In situ growth, structure, and real-time chemical reactivity of well-defined CeOx-Ru(0001) model surfaces
•A comprehensive discussion of the atomic structure, growth mode, chemical state, and in situ reactivity of the ceria/Ru(0001) model catalyst.•Insights into the dynamic properties of ceria are provided by new in situ techniques such as LEEM and XPEEM.•The ceria chemical state is probed with spatial and temporal resolution during catalytic chemistry.
Ceria is an important material for chemical conversion processes in catalysis. Its intrinsic properties as a reducible oxide can be exploited to achieve catalytic selectivity and activity. However, numerous phenomenological characteristics of ceria remain unknown and its active nature is ever slowly being unraveled. Well defined models of ceria (111) are an important way to systematically study these properties and take advantage of new in situ methods that require pristine materials that allow for the interrogation of the most fundamental traits of this material. The ceria-Ru(0001) model is now the most well studied model surface with numerous aspects of its preparation, atomic structure and reactivity studied by several groups. The preparation of CeOx structures oriented with a (111) surface termination can be achieved through molecular beam deposition, facilitating the growth of well-defined nanostructures, microparticles, and films on the Ru(0001) surface. The growth mechanism exploits the epitaxial relationship between CeOx and Ru to form a carpet mode of well oriented layers of OCeO. These models can be studied to unravel the atomic structure and the oxidation state (Ce4+ and Ce3+), as prepared and under redox conditions (reduction/oxidation) or with reaction using reactants (e.g., H2, methanol). Here, we present a discussion of these most recent observations pertaining to the growth mode, arrangement of atoms on the surface, characteristic chemical state, and redox chemistry of the CeOx-Ru surface. With insights from these studies we propose new strategies to further unravel the chemistry of ceria.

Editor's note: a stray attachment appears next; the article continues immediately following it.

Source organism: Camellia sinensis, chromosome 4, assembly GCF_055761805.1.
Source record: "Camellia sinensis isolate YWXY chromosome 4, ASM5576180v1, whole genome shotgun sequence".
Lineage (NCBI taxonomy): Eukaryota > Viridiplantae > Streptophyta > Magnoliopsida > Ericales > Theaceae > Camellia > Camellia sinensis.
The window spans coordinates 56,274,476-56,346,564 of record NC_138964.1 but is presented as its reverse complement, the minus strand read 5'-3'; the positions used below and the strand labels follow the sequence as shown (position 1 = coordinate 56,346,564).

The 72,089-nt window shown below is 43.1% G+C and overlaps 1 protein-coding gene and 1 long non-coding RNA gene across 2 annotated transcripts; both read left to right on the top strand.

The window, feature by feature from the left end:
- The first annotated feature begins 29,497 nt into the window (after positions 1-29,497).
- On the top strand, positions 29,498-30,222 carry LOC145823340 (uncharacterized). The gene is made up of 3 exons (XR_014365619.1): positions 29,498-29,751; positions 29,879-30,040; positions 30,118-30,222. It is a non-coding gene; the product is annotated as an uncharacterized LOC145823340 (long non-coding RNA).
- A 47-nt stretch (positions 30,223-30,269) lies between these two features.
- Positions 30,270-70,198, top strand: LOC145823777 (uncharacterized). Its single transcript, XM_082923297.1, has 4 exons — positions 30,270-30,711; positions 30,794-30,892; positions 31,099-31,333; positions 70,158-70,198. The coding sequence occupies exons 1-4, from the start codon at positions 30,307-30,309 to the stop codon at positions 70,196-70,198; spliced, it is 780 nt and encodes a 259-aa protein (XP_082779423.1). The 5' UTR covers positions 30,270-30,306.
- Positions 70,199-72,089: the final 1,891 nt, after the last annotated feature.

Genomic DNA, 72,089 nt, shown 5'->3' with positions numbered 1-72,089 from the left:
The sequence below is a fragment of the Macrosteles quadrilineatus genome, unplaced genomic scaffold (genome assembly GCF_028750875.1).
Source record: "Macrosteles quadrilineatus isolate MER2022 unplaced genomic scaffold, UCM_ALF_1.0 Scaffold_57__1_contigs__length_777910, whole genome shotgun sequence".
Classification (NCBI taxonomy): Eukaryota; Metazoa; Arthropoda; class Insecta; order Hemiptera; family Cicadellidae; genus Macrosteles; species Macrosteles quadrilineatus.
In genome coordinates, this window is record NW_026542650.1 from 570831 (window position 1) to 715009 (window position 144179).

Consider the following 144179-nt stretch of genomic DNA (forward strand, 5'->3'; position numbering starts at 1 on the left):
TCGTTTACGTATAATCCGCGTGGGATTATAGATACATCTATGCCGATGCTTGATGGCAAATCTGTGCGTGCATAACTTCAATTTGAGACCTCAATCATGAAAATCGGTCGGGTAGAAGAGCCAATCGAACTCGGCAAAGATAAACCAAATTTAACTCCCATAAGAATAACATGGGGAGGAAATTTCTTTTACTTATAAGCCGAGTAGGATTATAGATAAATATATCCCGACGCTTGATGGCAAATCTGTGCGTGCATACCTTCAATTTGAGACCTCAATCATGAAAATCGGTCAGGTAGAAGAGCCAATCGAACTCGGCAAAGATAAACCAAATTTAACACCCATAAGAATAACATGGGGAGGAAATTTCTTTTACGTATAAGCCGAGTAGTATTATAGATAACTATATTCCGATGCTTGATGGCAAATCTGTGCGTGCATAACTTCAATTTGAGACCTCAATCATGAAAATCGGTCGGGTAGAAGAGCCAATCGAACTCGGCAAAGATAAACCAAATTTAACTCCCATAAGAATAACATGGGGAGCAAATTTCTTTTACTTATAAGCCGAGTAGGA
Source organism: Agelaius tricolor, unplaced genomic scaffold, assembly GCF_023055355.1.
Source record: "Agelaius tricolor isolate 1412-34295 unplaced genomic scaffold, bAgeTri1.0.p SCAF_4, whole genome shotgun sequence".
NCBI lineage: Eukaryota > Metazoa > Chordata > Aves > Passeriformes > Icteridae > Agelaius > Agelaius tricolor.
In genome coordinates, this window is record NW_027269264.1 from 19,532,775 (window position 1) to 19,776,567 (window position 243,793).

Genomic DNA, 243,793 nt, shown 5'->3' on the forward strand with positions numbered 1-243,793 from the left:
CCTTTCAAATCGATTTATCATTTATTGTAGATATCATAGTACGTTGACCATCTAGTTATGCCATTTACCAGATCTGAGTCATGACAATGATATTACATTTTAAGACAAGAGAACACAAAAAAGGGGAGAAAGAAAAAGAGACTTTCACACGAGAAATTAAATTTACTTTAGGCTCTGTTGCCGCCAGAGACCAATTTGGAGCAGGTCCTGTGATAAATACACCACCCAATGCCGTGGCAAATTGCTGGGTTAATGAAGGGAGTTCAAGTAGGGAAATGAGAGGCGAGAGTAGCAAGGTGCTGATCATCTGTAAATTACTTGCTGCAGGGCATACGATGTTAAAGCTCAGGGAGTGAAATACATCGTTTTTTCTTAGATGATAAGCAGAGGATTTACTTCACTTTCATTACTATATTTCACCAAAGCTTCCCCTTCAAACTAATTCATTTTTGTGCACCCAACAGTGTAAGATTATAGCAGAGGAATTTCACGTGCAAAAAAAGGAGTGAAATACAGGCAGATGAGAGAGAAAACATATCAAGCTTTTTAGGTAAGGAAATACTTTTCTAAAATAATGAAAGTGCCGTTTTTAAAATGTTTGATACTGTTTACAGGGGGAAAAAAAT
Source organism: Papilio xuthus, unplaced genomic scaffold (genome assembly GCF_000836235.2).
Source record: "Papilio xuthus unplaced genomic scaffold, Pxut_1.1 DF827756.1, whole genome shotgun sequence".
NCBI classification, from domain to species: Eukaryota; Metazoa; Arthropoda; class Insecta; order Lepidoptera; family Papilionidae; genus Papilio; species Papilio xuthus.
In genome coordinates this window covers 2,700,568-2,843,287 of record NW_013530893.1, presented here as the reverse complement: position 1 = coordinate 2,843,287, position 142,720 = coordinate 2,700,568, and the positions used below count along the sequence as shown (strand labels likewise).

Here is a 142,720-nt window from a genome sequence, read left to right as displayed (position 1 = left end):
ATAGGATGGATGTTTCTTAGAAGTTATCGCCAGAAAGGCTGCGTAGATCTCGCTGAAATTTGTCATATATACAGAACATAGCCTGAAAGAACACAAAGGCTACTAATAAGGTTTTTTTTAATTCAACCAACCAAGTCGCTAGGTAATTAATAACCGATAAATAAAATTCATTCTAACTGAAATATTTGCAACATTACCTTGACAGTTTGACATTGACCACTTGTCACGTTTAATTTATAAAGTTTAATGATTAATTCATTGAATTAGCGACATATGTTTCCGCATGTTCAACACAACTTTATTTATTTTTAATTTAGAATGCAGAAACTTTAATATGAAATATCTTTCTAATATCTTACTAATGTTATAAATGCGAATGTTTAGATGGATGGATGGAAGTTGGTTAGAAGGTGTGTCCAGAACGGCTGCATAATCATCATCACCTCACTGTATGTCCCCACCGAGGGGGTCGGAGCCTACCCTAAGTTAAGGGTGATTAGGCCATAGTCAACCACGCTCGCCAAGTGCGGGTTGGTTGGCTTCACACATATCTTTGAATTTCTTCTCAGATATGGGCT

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Journal: Applied Catalysis B: Environmental - Volume 197, 15 November 2016, Pages 286–298